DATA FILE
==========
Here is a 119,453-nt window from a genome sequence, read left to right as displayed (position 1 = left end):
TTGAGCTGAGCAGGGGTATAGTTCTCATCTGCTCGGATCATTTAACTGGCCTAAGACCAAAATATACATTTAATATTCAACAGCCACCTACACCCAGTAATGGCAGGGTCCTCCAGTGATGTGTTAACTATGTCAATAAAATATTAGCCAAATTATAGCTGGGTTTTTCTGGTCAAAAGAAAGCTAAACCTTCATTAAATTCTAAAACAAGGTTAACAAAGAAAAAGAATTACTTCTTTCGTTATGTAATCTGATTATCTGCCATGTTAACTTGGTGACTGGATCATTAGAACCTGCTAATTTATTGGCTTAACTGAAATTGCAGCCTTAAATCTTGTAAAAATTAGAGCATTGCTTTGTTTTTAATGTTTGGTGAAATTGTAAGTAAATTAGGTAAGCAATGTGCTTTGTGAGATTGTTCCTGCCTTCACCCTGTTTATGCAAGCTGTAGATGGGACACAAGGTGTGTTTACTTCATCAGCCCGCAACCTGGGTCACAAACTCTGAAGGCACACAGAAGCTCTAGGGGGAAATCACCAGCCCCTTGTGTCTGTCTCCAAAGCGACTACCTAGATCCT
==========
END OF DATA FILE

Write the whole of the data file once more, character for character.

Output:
Here is a 119,453-nt window from a genome sequence, read left to right as displayed (position 1 = left end):
TTGAGCTGAGCAGGGGTATAGTTCTCATCTGCTCGGATCATTTAACTGGCCTAAGACCAAAATATACATTTAATATTCAACAGCCACCTACACCCAGTAATGGCAGGGTCCTCCAGTGATGTGTTAACTATGTCAATAAAATATTAGCCAAATTATAGCTGGGTTTTTCTGGTCAAAAGAAAGCTAAACCTTCATTAAATTCTAAAACAAGGTTAACAAAGAAAAAGAATTACTTCTTTCGTTATGTAATCTGATTATCTGCCATGTTAACTTGGTGACTGGATCATTAGAACCTGCTAATTTATTGGCTTAACTGAAATTGCAGCCTTAAATCTTGTAAAAATTAGAGCATTGCTTTGTTTTTAATGTTTGGTGAAATTGTAAGTAAATTAGGTAAGCAATGTGCTTTGTGAGATTGTTCCTGCCTTCACCCTGTTTATGCAAGCTGTAGATGGGACACAAGGTGTGTTTACTTCATCAGCCCGCAACCTGGGTCACAAACTCTGAAGGCACACAGAAGCTCTAGGGGGAAATCACCAGCCCCTTGTGTCTGTCTCCAAAGCGACTACCTAGATCCT